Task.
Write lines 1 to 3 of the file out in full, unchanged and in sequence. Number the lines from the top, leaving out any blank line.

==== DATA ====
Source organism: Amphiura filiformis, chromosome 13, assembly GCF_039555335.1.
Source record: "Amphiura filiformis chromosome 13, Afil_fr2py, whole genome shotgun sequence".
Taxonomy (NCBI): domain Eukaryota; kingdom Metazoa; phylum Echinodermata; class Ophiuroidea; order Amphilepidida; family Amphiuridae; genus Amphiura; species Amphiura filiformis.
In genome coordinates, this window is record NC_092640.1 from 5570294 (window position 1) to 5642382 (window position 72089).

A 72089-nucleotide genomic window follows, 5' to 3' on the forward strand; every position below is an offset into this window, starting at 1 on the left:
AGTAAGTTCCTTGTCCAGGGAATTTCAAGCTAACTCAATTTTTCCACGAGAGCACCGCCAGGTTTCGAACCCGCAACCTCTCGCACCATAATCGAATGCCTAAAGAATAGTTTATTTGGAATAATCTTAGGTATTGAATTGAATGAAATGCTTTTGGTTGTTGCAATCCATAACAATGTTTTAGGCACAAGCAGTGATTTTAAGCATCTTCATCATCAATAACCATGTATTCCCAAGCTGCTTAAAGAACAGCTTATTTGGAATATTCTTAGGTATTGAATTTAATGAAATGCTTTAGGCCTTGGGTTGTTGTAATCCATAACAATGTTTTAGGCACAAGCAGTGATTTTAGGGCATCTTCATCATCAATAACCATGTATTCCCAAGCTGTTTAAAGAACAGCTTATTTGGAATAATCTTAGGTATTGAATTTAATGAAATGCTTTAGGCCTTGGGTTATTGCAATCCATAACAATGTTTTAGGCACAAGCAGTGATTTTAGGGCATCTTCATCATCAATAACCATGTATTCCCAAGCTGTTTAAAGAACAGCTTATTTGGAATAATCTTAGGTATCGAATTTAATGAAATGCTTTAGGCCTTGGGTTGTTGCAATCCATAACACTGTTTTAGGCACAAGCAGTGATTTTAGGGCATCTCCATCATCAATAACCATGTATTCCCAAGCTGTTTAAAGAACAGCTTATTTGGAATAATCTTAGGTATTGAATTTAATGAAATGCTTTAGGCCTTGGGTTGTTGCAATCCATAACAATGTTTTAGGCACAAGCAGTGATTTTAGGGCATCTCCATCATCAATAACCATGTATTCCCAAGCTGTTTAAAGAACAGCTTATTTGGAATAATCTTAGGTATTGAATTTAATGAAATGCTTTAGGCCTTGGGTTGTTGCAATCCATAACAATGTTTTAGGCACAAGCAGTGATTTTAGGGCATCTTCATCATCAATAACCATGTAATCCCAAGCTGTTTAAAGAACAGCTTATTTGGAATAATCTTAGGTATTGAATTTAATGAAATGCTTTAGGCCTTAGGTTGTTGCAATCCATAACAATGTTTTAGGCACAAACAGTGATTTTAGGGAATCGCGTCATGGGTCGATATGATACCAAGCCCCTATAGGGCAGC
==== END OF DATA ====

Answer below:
Source organism: Amphiura filiformis, chromosome 13, assembly GCF_039555335.1.
Source record: "Amphiura filiformis chromosome 13, Afil_fr2py, whole genome shotgun sequence".
Taxonomy (NCBI): domain Eukaryota; kingdom Metazoa; phylum Echinodermata; class Ophiuroidea; order Amphilepidida; family Amphiuridae; genus Amphiura; species Amphiura filiformis.